Broadband Availability to Expand
New York Times (06/27/10) Wyatt, Edward

U.S. President Barack Obama today will sign a memorandum that makes 500 megahertz of wireless spectrum, currently controlled by the federal government and private companies, available for auction. The memorandum is part of an administration effort to nearly double the wireless communications spectrum available for commercial use over the next 10 years. Most of the spectrum would be designated for commercial use in mobile broadband and similar applications, and proceeds from the auction would help finance better communications systems for public safety agencies. About 45 percent of the spectrum to be auctioned will come from federal agencies that will be asked to give up allocations that they are not using or could share. The remaining spectrum will come from unused spectrum already scheduled for auction or from broadcasters who would be offered incentives to relinquish part of their airwaves. "The administration's strong actions on wireless broadband will move us significantly toward sustainable economic success, robust investment, and global leadership in innovation," says Federal Communications Commission chairman Julius Genachowski.

3D Virtual Learning Platforms
Carlos III University of Madrid (Spain) (06/28/10)

Carlos III University of Madrid (UC3M) researchers working on the eMadrid project are studying how to use three-dimensional (3D) virtual worlds for teaching. Three-dimensional virtual worlds must include teaching elements such as a training program, with a sequence of activities for students to acquire knowledge, as well as a methodology to evaluate previously defined learning results, to become a learning platform, says UC3M professor Carlos Delgado Kloos. "The 3D learning environments are not only appropriate for transmission of knowledge, but also for teaching competencies, and if they also include augmented reality elements for the manipulation of a three-dimensional world with real physical elements, even better results are obtained, as the barrier of a fictional world immersion is reduced," Kloos says. The eMadrid project is working to achieve these standards by collaborating with researchers from other universities, including Autonoma, Complutense, Politecnica, Rey Juan Carlos, and the National Distance Education University of Spain. The researchers are developing defined standards and best practices for implementing teaching environments in 3D virtual platforms.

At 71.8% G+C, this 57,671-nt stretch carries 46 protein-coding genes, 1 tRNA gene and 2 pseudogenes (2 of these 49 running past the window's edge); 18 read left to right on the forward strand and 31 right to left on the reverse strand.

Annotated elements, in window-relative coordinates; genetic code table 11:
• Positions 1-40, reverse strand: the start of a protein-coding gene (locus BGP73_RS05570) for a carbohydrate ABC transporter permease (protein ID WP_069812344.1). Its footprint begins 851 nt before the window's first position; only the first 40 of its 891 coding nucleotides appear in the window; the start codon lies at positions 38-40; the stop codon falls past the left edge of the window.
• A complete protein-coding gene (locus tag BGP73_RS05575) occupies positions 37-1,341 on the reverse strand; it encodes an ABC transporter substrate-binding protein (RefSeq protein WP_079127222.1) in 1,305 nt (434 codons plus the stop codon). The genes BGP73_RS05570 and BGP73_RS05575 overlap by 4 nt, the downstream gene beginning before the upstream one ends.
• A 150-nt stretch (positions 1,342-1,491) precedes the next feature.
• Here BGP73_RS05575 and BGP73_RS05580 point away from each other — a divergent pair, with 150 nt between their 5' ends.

Working Toward a Smarter, Faster Cloud
Technology Review (06/25/10) Naone, Erica

At the recent Usenix Annual Technical Conference, Georgia Institute of Technology researcher Vytautus Valancius described Transit Protocol, a system that would let cloud users customize the path their data takes as it travels through cloud computing platforms. Valancius says Transit Protocol enables users to set a path that matches the needs of a specific application. For example, he says Transit Protocol could let cloud providers connect to a variety of Internet service providers, and create a specially designed interface for customers to manage their access. Valancius says Transit protocol is currently being used to power several academic experiments at sites across the United States. "As cloud platforms mature to host increasingly complex and demanding applications, customers will want a greater degree of flexibility and control over these resources," notes University of British Columbia professor Andrew Warfield.

Lizard-Like Robot Can 'Swim' Through Sand
New Scientist (06/25/10) Urquhart, James